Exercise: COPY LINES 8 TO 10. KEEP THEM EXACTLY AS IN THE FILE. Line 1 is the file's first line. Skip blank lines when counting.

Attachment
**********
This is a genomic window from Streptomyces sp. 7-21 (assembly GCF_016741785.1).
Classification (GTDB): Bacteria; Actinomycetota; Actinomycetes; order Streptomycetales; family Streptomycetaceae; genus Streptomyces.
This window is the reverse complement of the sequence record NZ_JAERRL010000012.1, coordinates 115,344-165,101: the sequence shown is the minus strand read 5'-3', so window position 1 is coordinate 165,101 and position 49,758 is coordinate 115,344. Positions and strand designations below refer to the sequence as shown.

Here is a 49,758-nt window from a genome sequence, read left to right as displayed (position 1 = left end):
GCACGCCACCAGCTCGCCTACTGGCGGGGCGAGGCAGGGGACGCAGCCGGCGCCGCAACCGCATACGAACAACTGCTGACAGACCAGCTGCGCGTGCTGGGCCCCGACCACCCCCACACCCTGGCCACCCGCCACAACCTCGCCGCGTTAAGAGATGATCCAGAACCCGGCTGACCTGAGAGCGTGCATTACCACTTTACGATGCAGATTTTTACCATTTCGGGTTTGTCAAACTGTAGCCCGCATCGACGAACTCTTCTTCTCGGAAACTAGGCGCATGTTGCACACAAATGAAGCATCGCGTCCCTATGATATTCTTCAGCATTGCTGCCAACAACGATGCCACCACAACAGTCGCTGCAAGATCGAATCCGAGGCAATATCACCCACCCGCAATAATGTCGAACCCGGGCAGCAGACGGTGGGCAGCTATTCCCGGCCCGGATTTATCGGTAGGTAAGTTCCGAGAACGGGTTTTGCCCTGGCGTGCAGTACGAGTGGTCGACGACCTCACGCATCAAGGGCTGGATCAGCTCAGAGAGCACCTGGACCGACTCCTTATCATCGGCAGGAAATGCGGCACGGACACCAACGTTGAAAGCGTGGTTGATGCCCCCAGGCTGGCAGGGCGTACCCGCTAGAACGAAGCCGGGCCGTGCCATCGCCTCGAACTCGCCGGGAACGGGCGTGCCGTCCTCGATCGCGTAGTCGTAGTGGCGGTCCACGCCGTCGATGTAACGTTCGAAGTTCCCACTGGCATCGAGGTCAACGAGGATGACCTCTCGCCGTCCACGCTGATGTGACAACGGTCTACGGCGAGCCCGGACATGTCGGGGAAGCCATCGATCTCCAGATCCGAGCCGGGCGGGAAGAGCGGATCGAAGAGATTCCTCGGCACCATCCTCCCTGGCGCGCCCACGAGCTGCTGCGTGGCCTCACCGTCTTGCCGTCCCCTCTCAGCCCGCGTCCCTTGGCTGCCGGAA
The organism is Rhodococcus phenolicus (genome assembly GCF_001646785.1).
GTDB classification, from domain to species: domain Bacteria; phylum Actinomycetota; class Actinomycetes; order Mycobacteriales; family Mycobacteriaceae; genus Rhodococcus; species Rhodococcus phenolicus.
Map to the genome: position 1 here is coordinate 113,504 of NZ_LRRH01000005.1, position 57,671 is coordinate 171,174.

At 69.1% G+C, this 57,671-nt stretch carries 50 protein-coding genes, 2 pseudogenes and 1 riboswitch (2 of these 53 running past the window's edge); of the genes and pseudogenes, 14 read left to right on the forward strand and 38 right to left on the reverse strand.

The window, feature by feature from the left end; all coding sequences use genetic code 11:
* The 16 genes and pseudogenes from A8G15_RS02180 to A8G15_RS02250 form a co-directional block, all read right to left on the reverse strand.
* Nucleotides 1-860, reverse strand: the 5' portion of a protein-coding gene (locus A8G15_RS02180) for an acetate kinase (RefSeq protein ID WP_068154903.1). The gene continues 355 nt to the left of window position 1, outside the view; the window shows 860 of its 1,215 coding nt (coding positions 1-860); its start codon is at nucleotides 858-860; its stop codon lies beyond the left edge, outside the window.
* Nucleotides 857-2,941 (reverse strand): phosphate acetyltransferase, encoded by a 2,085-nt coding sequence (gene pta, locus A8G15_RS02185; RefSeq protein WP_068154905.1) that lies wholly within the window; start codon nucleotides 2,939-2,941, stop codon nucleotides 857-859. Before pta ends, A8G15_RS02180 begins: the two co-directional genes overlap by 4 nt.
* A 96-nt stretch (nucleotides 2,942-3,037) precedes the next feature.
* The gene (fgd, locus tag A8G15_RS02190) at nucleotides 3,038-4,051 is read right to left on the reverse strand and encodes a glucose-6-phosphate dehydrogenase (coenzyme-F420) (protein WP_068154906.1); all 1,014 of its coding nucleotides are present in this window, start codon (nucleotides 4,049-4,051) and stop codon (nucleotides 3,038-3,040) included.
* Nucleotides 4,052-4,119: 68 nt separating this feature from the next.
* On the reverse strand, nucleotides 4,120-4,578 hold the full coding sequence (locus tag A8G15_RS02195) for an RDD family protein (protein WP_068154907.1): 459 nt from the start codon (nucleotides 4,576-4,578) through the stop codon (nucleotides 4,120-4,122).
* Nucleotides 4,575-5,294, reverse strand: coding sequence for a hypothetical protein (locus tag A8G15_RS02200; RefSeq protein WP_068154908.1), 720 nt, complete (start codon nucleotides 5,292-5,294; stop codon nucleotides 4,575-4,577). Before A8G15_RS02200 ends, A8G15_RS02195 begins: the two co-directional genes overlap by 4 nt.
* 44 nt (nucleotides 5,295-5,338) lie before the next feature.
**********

Map to the genome: position 1 here is coordinate 113,504 of NZ_LRRH01000005.1, position 57,671 is coordinate 171,174.

At 69.1% G+C, this 57,671-nt stretch carries 50 protein-coding genes, 2 pseudogenes and 1 riboswitch (2 of these 53 running past the window's edge); of the genes and pseudogenes, 14 read left to right on the forward strand and 38 right to left on the reverse strand.

The window, feature by feature from the left end; all coding sequences use genetic code 11: